I’m sure you’re all just like me and waiting anxiously to hear the results from Punxsutawney, Pennsylvania, whence this very day we will find out from Punxsy Phil whether spring will come early this year or we have to wait six more weeks (pro tip: In the Northern Hemisphere, it’s always going to fall on March 20th or 21st). As ridiculous as the holiday might seem to some of us, though, there are things about groundhogs and Groundhog Day that are pretty interesting.
Photo, Aaron Silvers, http://www.flickr.com/photos/silvers/24543841/ / CC BY-SA 2.0
Firstly, nobody seems capable of agreeing on what the rodent is called. The holiday would suggest that groundhog is the accepted term, but growing up, I always knew them as woodchucks. And there’s the well-known tongue twister (“How much wood would a woodchuck chuck if a woodchuck could chuck wood?”), which lends credence to its status as the accepted term. But depending on where one resides, the critter is also known as land-beaver, land-squirrel, rock chuck, pasture pig, and my personal favorite: whistle-pig. Some also call it a marmot, but that’s really a broader classification of the genus to which the groundhog belongs (Latin name: Marmota monax). All groundhogs are marmots, but not all marmots are groundhogs, which is plain old Taxonomy 101.
While there are plenty of names for the animal writ large, there are also more celebrity groundhogs than you may be aware; although Punxsy Phil is the most prominent, plenty of states have them. Georgia boasts General Beauregard Lee; Ohio, Buckeye Lee; North Carolina celebrates Groundhog Day with Sir Walter Wally; and Alabama holds Smith Lake Jake to be the true authority on winter’s end. Montana has three: Warren Whitefish, Dayton Dennis, and Moose City Moses. Wiarton, Ontario has a whole festival surrounding the albino groundhog Wiarton Willie, which even features a hockey tournament.
There’s even a song about it, “Oh, Murmeltier” (sung to the tune of “Oh, Tannenbaum”) for which professor and marmot scholar K.B. Armitage of the University of Kansas has written English lyrics:
“Oh Whistlepig, oh Whistlepig,
We celebrate your famous day.
Oh Whistlepig, to you we pray
That winter soon will go away.
We like the sun and daffodils.
We’ve had too much of winter’s chills.
Oh, marmot friend, we’re warning you,
If winter stays, you’ll be rockchuck stew!”
…which is just plain weird.
Then, we have “Groundhog Day,” one of the most enduring comedy films of recent decades. In it, a meteorologist named Phil Connors (played by Bill Murray) travels to Punxsutawney to cover the Groundhog Day event. While there, he gets stuck in a recursive feedback loop, in which February 2nd is replayed over and over, while he tries to break the loop and move on to February 3rd (and get the heck out of Punxsutawney).
All comedy hijinks aside, movies are ripe for classification. Genres, while easily arguable, are the broadest way by which we classify them. In the case of “Groundhog Day,” it’s a comedy, but we also have drama, horror, etc. Sometimes, such as in this case, the classification is fairly obvious, but some films rightly belong to multiple genres, such as horror-comedies, or dramedies (a term that I personally despise, but it’s out there in common use).
Then, for some movies, we sub-classify by the film’s content or style. Film noir, for instance, isn’t a genre of its own; they’re dramas, but they’re particular kinds of dramas with a specific tone and stylistic touch. If somebody wants to watch something of that nature, it’s much smarter to search for “film noir” than to try wading through the thousands of “dramas” that have been released in the century-plus of cinema—and would thereby be returned in an online search.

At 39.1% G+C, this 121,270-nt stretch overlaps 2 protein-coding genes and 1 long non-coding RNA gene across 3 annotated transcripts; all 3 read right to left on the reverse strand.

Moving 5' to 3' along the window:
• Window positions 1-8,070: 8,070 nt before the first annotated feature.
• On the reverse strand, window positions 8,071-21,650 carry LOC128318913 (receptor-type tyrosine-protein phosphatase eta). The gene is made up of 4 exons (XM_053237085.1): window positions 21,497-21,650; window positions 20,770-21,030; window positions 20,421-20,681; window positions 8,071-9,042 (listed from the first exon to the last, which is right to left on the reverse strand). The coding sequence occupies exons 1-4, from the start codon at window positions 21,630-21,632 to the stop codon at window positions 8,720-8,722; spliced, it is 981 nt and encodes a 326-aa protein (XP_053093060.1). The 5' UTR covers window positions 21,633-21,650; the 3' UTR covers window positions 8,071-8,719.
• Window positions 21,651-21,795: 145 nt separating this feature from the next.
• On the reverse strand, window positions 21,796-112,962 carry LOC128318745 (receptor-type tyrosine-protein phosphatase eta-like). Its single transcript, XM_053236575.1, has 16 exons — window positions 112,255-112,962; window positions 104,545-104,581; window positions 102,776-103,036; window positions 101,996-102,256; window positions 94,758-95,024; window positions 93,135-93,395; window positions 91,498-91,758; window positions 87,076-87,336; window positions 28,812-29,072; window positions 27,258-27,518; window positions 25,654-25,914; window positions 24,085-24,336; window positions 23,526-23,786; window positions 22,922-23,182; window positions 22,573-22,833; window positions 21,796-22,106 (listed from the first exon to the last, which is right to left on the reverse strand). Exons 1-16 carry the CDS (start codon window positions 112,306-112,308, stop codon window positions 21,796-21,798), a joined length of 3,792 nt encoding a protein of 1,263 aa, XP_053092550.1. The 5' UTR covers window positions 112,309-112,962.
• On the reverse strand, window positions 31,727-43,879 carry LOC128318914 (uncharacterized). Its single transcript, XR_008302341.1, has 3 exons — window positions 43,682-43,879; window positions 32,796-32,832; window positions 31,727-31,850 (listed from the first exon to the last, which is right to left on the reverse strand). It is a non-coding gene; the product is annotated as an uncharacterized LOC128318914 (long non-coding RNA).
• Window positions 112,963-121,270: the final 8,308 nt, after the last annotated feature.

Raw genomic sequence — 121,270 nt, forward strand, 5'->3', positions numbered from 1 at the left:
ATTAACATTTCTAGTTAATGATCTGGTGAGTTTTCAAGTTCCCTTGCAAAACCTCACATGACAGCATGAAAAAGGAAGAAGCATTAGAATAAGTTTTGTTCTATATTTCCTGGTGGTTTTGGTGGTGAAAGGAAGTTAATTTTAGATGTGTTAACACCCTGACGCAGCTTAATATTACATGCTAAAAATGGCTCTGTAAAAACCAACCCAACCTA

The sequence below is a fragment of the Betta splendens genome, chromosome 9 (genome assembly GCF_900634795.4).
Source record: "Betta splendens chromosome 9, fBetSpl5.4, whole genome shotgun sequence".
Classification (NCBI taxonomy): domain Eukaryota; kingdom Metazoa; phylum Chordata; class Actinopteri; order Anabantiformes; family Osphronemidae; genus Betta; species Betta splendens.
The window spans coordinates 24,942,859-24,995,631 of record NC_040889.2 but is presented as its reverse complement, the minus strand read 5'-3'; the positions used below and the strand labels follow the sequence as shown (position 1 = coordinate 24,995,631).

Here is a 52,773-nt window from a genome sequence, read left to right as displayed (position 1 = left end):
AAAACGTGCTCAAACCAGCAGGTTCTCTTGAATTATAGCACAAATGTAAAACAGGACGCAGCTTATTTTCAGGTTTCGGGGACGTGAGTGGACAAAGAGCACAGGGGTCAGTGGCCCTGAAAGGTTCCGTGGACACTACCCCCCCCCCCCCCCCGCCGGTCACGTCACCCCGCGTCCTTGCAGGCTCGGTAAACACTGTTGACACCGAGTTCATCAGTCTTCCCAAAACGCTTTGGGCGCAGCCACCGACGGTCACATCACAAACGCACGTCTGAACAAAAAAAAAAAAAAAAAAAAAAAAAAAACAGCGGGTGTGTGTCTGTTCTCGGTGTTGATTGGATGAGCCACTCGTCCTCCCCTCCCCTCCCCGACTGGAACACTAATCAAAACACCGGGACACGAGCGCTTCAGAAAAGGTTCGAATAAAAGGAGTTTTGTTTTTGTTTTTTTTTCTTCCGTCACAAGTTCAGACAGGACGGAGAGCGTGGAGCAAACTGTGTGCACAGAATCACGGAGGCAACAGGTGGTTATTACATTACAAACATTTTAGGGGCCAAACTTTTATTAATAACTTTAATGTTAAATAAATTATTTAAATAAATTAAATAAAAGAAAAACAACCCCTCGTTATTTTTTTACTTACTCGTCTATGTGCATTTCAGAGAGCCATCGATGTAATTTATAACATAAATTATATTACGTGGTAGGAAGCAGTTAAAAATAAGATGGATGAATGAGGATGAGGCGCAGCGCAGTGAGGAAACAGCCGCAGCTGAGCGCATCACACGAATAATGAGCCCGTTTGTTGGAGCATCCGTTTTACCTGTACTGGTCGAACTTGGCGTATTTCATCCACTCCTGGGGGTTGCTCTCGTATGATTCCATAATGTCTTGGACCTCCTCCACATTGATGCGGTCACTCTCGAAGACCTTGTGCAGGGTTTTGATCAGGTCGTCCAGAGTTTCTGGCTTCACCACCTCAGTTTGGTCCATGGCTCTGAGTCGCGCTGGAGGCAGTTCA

But we classify movies in ways other than genre, as well. The MPAA rating system is designed to tell consumers whether the movie is suitable for their age group or comfort level. Sometimes, we classify by their overarching plot, such as the biopic, the road movie, or the coming-of-age film, independent of genre. One can classify them by country of origin, or level of the movie’s budget, or really any way at all.
But let’s go back to “Groundhog Day” and the recursive feedback loop in which the main character gets stuck. It’s funny when it happens to Bill Murray, but it can be devastating to taxonomy. Say, for instance, you have a taxonomy with a top term of Business. A sensible narrower term under this could be Risk. That could be used for any number of kinds of risk, but in this case, the taxonomist adds a narrower term of Risk Management. Under that, one could place Insurance, which easily falls under Risk Management. So far, everything looks just right
Then, somebody comes along to screw around with the taxonomy, and looks at Insurance without looking at the broader terms first. It’s easily arguable that under Insurance, if one wasn’t paying attention, could go Risk Management—of which of course a primary topic is Risk.
When that happens, you get this:
Recursions of this kind are the taxonomic equivalent of what happens in “Groundhog Day,” and it’s not good, or even funny. You’ll go on forever in this loop, getting nowhere and draining system resources at an increasing pace.
So today, we can all have a laugh at a movie, watch some hockey, and gather around to see a groundhog (or whatever you want to call it) leave its burrow, all because of Groundhog Day. But stay warm, because (spoiler alert) there is absolutely six more weeks of winter to come.
Originally posted February 2, 2015.